The invention provides numerous technical advantages. For example, the problem of a narrow E-plane has been minimized in an antenna in accordance with the present invention. The antennas of the present invention exhibit substantially symmetric E-plane and H-plane performance over reasonably wide angles, such as ±60 degrees, and over reasonably wide frequency bandwidths, such as an octave per sub-band. Another advantage of the present invention is that the antennas are scalable, and through the appropriate choice of inner to outer cavity sizes and depths can be nested in a concentric configuration to provide multi-octave performance.

Other advantages offered by the present invention are dual polarization, high gain, relatively small size and weight, wide bandwidth, and excellent amplitude and phase response in terms of pattern control, phase/amplitude tracking, and cross polarization. All of these are over a field of view greater than or equal to ±60 degrees. Antennas in accordance with the present invention have been constructed having bandwidths of 0.5 to 2.0 GHz, 2.0 to 8.0 GHz, and even the whole 2.0 to 18.0 GHz range.

Antennas in accordance with the present invention have applications as elements in interferometers, polarimetry antennas, and as various types of reflector feeds. Antennas incorporating the present invention have excellent dispersion properties making them excellent time domain antennas for use in very wideband systems. Antennas in accordance with the present invention can be arrayed in vertical stacks in order to provide increased directivity (gain) by narrowing the elevation beamwidth. In addition, antennas in accordance with the present invention have few mechanical parts, and are relatively simple to machine and assemble, and have proven to be repeatable.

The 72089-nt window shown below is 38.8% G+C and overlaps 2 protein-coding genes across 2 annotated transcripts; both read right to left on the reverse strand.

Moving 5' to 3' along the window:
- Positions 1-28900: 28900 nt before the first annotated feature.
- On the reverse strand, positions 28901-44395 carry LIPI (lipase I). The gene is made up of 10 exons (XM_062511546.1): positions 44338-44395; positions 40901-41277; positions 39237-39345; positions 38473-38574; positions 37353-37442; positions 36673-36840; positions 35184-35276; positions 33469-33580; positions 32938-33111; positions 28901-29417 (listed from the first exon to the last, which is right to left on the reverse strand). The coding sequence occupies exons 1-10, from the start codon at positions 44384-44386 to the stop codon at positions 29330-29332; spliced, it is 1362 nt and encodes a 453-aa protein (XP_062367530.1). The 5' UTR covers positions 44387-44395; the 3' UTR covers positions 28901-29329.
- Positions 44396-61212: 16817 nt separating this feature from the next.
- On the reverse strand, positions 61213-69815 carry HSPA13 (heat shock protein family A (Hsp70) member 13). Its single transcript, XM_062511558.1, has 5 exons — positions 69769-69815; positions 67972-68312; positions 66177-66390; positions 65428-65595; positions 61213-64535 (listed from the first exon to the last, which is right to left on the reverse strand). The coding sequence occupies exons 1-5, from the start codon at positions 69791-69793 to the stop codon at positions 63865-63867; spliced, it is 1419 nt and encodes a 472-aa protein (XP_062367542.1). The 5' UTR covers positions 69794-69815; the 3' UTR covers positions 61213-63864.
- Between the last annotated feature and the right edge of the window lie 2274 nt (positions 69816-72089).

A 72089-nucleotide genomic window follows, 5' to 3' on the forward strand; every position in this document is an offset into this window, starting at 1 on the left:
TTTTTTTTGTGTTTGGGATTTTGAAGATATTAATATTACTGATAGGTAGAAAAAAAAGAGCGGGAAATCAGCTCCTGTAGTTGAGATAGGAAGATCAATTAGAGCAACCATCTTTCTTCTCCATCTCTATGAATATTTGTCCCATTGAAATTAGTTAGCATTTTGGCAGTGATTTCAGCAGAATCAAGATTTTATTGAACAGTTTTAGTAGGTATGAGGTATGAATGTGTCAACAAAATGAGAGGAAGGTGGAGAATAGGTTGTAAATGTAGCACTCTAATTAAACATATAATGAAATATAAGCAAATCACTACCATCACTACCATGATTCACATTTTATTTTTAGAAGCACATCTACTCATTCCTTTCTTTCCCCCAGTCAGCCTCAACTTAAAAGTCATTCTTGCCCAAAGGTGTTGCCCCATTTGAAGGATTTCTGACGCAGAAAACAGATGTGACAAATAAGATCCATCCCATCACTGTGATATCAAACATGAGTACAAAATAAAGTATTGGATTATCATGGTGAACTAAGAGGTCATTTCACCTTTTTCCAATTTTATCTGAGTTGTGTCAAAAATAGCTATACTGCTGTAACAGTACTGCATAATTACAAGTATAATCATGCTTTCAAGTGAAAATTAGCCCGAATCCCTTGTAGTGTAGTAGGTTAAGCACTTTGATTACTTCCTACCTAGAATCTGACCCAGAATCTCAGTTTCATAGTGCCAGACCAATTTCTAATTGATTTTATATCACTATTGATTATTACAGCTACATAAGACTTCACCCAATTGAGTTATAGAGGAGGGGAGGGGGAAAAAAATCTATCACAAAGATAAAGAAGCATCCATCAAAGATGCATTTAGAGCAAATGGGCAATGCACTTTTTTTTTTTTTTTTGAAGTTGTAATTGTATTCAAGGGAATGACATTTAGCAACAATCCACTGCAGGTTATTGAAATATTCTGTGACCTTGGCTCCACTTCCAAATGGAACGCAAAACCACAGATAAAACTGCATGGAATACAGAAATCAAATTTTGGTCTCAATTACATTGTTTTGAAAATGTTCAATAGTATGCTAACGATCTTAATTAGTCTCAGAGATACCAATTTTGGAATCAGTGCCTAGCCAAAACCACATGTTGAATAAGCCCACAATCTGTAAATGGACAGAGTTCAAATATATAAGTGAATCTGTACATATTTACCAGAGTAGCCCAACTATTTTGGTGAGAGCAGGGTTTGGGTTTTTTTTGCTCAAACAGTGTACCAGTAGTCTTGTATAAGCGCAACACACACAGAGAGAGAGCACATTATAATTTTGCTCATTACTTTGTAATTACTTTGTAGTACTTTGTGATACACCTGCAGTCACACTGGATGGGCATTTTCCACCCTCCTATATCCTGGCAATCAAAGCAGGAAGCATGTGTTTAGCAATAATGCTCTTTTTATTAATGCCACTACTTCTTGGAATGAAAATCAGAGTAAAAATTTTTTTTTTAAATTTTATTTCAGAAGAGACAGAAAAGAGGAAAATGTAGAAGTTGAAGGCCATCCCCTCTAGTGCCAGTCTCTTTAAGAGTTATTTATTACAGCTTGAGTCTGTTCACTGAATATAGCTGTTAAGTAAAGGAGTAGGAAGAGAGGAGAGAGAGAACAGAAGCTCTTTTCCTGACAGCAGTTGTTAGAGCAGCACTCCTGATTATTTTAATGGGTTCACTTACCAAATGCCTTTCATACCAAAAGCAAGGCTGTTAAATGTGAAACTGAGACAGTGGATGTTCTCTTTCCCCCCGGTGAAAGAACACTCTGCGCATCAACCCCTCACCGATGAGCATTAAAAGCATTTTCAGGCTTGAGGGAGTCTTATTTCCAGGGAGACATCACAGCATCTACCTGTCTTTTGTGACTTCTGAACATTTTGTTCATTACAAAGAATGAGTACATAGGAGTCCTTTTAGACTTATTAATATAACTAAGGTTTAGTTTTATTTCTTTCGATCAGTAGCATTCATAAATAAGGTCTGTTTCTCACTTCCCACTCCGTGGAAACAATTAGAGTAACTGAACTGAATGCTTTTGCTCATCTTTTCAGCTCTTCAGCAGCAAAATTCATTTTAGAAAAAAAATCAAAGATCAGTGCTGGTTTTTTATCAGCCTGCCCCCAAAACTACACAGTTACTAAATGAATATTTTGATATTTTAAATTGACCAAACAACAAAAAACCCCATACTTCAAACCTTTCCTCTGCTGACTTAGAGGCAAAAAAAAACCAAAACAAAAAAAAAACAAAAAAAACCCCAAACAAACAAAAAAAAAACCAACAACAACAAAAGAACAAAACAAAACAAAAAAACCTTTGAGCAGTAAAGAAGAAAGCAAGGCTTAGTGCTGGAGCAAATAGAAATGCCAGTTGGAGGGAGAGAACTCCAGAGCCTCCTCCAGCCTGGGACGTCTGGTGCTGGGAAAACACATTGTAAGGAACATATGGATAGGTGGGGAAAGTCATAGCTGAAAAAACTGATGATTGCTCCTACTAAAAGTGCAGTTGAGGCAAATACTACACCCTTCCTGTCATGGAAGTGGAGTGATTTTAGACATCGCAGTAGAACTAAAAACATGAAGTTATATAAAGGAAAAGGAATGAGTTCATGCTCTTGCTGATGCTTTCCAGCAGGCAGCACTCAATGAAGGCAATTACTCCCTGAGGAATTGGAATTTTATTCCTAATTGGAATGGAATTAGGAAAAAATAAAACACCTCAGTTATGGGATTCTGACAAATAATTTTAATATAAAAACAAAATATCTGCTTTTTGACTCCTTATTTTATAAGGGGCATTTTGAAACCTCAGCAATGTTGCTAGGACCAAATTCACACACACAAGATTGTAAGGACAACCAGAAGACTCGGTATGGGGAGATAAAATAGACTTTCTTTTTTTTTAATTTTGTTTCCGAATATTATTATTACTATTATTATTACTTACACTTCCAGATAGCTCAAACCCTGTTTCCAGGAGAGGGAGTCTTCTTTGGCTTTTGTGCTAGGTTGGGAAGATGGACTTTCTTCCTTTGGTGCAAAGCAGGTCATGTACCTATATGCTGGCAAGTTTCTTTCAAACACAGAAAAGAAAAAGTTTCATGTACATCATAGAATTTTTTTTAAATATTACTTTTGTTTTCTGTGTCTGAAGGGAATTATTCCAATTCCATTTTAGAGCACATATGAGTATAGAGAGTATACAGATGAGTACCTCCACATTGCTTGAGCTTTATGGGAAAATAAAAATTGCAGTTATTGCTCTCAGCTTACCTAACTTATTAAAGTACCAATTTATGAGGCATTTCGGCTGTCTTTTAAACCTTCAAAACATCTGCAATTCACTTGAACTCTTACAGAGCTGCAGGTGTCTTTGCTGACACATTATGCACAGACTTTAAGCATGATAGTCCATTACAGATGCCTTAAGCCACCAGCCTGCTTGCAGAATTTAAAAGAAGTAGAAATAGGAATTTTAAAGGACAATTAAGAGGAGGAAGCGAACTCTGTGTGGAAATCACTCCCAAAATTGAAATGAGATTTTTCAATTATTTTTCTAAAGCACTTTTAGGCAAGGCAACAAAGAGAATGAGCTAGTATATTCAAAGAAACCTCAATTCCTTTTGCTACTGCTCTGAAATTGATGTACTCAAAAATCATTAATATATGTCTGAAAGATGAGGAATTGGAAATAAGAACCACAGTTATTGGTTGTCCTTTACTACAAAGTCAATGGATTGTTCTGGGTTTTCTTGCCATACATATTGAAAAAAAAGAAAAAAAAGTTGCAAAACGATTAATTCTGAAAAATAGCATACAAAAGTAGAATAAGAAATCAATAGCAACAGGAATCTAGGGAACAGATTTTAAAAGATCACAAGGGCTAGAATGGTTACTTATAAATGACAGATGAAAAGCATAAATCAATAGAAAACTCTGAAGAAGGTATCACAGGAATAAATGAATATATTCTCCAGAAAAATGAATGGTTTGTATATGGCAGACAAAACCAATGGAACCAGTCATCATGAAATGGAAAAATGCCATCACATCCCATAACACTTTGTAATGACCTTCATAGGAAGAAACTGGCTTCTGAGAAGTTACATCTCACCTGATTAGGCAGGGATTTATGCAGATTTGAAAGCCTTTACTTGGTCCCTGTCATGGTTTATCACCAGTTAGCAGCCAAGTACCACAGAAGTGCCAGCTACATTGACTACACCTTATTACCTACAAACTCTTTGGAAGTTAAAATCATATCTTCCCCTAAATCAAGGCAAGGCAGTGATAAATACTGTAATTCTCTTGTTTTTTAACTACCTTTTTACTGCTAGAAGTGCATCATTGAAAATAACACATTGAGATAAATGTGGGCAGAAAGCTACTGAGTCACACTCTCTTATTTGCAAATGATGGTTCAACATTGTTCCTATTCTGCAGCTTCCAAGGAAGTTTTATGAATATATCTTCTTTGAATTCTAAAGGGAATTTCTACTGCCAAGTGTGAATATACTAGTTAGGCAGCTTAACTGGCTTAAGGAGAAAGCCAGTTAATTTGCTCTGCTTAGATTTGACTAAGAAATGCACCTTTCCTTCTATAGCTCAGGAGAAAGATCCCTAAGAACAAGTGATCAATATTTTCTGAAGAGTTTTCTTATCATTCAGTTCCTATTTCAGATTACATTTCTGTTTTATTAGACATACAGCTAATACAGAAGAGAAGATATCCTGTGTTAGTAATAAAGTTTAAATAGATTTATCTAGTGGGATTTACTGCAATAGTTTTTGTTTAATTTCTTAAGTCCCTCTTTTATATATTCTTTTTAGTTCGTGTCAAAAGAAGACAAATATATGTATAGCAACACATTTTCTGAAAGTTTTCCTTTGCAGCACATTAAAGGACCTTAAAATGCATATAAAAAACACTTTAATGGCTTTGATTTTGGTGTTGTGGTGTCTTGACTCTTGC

In summary, the present invention provides a novel, wideband, high gain antenna capable of producing dual linear and/or dual circular polarization simultaneously. Desirable symmetric E & H plane patterns over broad bandwidths, heretofore unknown in coaxial antennas, have been achieved through the physical composition of the invention.

Other technical advantages are readily apparent to one skilled in the art from the following figures, descriptions, and claims.

BRIEF DESCRIPTION OF THE DRAWINGS

For a more complete understanding of the present invention and the advantages thereof, reference is now made to the following descriptions taken in connection with the accompanying drawings in which:

FIG. 1 is an isometric view of a coaxial cavity antenna representing an embodiment of the present invention;

FIG. 2 is an isometric view of a multi-band coaxial cavity antenna also representing an embodiment of the present invention;

FIG. 3 is an isometric view of multi-band coaxial cavity antenna representing yet another embodiment of the present invention;

FIG. 4 is an isometric view of the inner portion of the coaxial cavity antenna of FIG. 1;

FIG. 5 is an isometric view of the outer portion of the coaxial cavity antenna of FIG. 1;

FIGS. 5, 6A and 6B are diagrams illustrating an antenna feed network for use in conjunction with an antenna of the present invention;

FIG. 7 is an exploded view of a coaxial cavity antenna representing an embodiment of the present invention; and

FIG. 8 is a cross sectional view of a coaxial cavity antenna in accordance with the present invention.

FIGS. 9A and 9B are schematic illustrations of a coaxial cavity antenna in accordance with the present invention identifying the dimension of an antenna;

FIGS. 10A and 10B are schematic illustrations of the aperture teeth and the iris ring septums, respectively, for a coaxial cavity antenna of the previous Figures;

FIG. 11 is an isometric view of a coaxial cavity antenna representing an embodiment of the present invention for radiating non-circular patterns;

FIG. 12 is an isometric view of a vertical array of coaxial cavity antennas represented by the embodiments of FIGS. 1-3; and

FIG. 13 is an isometric view of a line array of coaxial cavity antennas represented by the embodiments of FIGS. 1-3.

DETAILED DESCRIPTION OF THE INVENTION

Embodiments of antennas in accordance with the present invention and advantages of the antennas are best understood by referring to FIGS. 1 through 13 of the drawings, like numerals being used for like and corresponding parts of the various Figures.